For now, anyway, everything looks nice, meeting the standard I would expect from Disney. I do wonder how well the park is going to wear, with a projected 60,000 visitors shuffling through the park daily once it officially opens. Still, it all looked impressive enough to inspire me to take this lame selfie:

Selfie at Shanghai Disneyland

One thing that struck me as really weird, though, is that Disney seems to be dying the water in its artificial ponds and streams. Why?? So bizarre.

Blue-Green Water at Shanghai Disneyland

The Marvel Presence

Disney owns Marvel now, and while there were no major Marvel “rides” or characters strolling the grounds, there was a “Marvel Cinematic Universe” installation. It was there that I witnessed this impressive display of American soft power:

Captain America "Soft Power" at Shanghai Disneyland

The Lines

OK, this is Disney, so expect long lines. At one point, in a very brief period of insanity, I got in line for the Tron lightcycle roller coaster even after being told the wait was 3 hours. (My wife and daughter were going to go do the Peter Pan ride.) After I was told the wait was actually 4 hours, I snapped out of it and went and joined my family for the scant two-hour wait for Peter Pan. (Hey, at least we were together!)

Long Lines at Shanghai Disneyland

One thing that impressed me about Disney was the ubiquitous wheelchair access that is still fairly uncommon in China. It was good to see people in wheelchairs also getting the Disney experience.

Wheelchair Access at Shanghai Disneyland

I should mention that there is a “Fastpass” option that allows ticket holders to skip long lines if they show up for the designated ride at the right time. I had thought these were for sale in Disney World (adds a nice class struggle aspect to Disney’s lines), but in Shanghai you just have to line up to get them, until all the time slots are gone for the day. So you have to choose between lining up for hours to get on a ride and lining up for hours to get a Fastpass.

For the first half of the rainy day of waiting in lines, I was sort of regretting coming at all, but two things happened to brighten my mood. The first was a random Chinese high school kid giving me an extra Fastpass for the Tron lightcycle roller coaster. I was waiting in line, alone (the line was down to “just” two hours later in the day), and he targeted me to give away his extra Fastpass, practicing his English at the same time.

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Yeah, as modern as Shanghai is, there are still plenty of inconveniences that piss off us cranky laowai residents. But then this kind of thing happens. It really improved my mood, and probably my whole opinion of the day at Disneyland.

The Tron lightcycle ride was a lot of fun.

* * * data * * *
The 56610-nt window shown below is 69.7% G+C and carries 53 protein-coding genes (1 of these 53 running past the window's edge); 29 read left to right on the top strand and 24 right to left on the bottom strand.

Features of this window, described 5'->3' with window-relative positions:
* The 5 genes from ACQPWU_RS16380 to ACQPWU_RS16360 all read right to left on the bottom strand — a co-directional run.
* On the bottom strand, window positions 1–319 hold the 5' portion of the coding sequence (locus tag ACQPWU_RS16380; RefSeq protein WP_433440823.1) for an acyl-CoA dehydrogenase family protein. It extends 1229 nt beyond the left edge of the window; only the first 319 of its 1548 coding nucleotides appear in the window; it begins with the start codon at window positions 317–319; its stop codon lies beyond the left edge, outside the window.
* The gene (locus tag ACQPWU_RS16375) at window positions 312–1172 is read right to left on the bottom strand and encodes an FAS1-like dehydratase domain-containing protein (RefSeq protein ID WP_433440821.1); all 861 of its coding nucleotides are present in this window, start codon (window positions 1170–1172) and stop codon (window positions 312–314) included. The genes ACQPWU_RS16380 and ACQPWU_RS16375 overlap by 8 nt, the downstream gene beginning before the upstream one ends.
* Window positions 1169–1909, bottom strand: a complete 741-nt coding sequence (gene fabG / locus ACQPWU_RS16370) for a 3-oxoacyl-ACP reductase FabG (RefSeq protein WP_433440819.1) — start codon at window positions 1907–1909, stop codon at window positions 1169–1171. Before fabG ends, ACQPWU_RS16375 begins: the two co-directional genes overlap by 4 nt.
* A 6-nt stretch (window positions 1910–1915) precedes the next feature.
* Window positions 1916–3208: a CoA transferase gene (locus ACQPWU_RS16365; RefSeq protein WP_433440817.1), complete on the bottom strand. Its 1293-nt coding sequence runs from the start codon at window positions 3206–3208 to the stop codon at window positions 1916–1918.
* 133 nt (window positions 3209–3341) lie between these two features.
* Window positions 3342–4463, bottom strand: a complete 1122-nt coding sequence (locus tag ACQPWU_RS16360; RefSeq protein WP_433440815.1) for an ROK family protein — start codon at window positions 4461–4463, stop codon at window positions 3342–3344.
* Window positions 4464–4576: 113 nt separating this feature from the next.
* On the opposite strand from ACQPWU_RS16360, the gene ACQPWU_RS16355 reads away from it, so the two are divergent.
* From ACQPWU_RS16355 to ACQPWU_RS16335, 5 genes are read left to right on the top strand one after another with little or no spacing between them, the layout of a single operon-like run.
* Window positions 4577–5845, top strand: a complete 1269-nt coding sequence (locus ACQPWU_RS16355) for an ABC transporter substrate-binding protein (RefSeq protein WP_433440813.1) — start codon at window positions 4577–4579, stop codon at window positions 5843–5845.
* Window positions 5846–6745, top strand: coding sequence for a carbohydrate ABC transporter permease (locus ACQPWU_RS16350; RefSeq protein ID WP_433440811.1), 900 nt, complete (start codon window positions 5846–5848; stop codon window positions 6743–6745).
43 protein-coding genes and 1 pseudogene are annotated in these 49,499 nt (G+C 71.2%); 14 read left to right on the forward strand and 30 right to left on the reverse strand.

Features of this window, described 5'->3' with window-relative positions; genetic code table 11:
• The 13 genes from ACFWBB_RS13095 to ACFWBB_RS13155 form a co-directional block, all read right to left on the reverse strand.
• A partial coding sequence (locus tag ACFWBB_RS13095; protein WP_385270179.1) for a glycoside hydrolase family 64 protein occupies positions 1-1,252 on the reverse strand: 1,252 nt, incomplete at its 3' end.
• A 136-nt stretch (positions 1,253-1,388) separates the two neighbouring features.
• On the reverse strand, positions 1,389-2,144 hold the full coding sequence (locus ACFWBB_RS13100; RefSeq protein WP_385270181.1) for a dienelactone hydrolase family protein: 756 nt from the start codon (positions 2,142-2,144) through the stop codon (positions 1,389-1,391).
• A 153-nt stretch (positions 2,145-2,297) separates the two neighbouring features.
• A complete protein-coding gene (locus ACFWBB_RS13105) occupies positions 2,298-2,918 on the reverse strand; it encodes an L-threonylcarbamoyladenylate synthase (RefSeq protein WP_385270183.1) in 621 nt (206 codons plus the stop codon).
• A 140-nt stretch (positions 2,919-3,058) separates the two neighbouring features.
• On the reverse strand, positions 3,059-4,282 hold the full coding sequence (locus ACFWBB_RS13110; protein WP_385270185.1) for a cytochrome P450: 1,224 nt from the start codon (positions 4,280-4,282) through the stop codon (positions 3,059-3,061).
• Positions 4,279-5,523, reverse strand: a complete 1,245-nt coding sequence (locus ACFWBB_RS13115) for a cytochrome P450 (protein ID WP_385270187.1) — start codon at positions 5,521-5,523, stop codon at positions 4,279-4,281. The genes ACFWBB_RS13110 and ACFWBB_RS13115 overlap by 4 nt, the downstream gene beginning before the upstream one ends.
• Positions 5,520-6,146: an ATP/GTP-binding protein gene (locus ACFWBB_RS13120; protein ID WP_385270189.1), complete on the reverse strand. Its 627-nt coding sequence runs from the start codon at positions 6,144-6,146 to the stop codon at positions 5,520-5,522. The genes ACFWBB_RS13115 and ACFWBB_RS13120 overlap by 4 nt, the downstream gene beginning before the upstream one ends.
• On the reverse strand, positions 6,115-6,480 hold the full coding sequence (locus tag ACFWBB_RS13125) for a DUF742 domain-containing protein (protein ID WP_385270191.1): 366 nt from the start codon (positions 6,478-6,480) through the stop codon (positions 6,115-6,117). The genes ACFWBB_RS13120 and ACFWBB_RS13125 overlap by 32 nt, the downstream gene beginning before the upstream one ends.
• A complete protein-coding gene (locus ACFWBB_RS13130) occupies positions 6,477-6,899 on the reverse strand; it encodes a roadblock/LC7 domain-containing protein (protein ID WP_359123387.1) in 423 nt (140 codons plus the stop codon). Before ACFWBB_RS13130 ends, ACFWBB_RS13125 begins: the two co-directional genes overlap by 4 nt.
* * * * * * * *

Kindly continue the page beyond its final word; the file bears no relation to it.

Thanks, random Chinese high school kid!

Star Wars

The other thing that inexplicably brightened my mood and threw me into a bout of irrational childish glee was running into Darth Vader on patrol with two Storm Troopers. The great thing about him was not that he was tall, or that he was commanding, but that he was in character. He didn’t shake any hands or pose for any pictures. He was all business. There was a little boy trailing around behind him, dying to steal a moment of his attention. Vader brutally ignored him.

Then when Darth Vader reached an overlook, he angrily shook his fist at the park below. I liked to imagine that was him resenting his new overlord, the Disney corp.

Darth Vader at Shanghai Disneyland

Parade

OK, so there’s this parade everyone seems to make a big deal out of. It was almost canceled because of the rain. The parade was better than I expected, and I found the Frozen ice monster to be the highlight:

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Troops of Chinese girls in blond wigs was also kind of amusing (here’s just one):

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Projector Mania

I mentioned that I’m most familair with Disney World which is, by the way, quite old already. So it was interesting to see how Disney would make use of new technology in its most modern park. The answer? Liberal use of projectors. Projected images on walls, on ceilings, on water, even on a whole castle. It works well, and it’s even quite cost effective. The final light show, which used to be mostly fireworks, now makes a whole lot more use of projectors and lasers. (Also better for the environment.)

Laser Light Show at Shanghai Disneyland

Worth it?

Would I go again? No way. At 30,000 visitors, the park already felt very crowded. Lines were ridiculously long. And the projected visitor volume once it officially opens is 60,000 people. That is insane.

The sad part of this is not only that visitors will feel ripped off by their unexpected visit to LineLand, but also that the Disney staff, so carefully trained, are definitely going to have the cheery enthusiasm pounded out of them by the relentless onslaught of Chinese tourists. My wife observed how most Chinese guests coldly ignored all the Disney-style friendly greetings offered up by the staff.

I wish Disney’s famous service could be a shining example for China, but I’m not too optimistic about that.